Consumers using devices like smartphones are increasingly trading privacy for convenience, even though they're concerned about how their personal information is being used, according to a recent study.
Many websites, apps like Google Maps, as well as GPS devices, smart TVs, smart refrigerators and toll transponders are used to collect consumer data, but many consumers aren't aware of it or haven't read companies' privacy policies, notes ISACA, a trade group for IT professionals.
On websites, half of respondents to a recent ISACA survey said they don't feel they have control over how websites use their information, yet 25 percent of them have not checked the privacy settings on their social network profiles in the past six months, the organization reports.
ISACA's survey, conducted in September, involved 2,013 of its members and 1,216 U.S. consumers who were asked about their attitudes and behaviors related to technology as well as how they balance risk and reward as technology consumers.
"I think it's a balance. ... We're looking at this from a perspective of joint responsibility," said John Pironti, an ISACA risk advisor.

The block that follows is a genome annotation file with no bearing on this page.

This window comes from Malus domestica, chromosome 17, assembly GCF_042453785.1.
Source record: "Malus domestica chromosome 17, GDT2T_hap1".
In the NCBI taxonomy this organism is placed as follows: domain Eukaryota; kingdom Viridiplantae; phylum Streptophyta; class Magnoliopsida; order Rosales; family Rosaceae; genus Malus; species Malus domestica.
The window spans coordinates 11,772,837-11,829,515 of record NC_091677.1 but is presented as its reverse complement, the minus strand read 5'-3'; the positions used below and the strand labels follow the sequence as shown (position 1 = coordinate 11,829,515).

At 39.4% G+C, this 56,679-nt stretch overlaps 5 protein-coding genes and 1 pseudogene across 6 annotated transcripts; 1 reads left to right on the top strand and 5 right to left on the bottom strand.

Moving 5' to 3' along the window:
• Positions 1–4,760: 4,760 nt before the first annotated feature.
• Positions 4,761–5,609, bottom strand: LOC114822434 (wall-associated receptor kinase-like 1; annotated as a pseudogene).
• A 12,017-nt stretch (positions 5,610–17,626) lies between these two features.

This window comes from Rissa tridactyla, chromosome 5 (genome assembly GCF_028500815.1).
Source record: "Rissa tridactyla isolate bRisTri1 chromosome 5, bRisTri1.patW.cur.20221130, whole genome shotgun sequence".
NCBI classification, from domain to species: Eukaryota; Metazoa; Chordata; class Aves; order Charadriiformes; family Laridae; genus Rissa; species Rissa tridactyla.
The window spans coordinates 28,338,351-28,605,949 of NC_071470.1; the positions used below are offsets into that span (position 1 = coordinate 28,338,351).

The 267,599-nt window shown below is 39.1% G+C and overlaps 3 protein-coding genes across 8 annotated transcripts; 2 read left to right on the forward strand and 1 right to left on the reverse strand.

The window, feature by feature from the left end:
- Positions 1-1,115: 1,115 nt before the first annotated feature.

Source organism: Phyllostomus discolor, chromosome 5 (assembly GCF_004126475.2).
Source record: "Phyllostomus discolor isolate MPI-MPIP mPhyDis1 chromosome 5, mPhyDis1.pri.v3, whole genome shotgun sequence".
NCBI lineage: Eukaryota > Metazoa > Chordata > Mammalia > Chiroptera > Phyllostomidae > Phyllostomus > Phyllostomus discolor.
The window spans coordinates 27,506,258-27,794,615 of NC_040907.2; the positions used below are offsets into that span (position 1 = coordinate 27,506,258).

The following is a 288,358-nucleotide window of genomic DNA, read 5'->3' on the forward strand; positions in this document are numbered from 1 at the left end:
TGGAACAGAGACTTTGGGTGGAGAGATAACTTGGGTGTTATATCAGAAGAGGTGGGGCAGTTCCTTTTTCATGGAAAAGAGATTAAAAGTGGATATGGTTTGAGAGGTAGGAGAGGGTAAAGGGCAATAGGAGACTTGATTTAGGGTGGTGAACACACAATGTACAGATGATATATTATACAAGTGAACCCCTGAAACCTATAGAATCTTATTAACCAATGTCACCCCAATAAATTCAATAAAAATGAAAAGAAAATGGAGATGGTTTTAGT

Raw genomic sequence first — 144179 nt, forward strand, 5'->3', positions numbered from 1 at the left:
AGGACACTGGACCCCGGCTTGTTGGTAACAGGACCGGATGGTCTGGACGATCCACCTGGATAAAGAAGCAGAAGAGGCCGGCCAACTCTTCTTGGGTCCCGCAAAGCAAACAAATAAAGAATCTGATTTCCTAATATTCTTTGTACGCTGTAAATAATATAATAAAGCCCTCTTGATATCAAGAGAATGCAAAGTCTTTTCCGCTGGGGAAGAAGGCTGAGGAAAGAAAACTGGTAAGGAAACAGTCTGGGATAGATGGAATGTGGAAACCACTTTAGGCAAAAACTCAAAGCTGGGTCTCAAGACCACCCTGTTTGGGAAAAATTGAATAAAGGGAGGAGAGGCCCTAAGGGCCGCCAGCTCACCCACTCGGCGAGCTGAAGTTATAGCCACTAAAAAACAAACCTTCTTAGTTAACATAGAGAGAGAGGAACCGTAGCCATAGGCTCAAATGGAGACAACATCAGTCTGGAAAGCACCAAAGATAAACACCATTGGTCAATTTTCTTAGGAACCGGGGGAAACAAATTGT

Companies need to be clear about how they're using consumer data and consumers need to be aware of what data are being collected for company marketing research and other purposes, he said.
"If you don't want something out there, don't put it out there. Don't assume it's private if it's going to a public social media site, a public website or something of that nature because in the end, [companies] are there to make money," Pironti said.
Data regulations currently require consumers to opt out of disclosing their personal information to companies via apps and online services, but if government regulations required consumers to opt in instead, consumers wouldn't be signing over their personal information by default, Pironti said.
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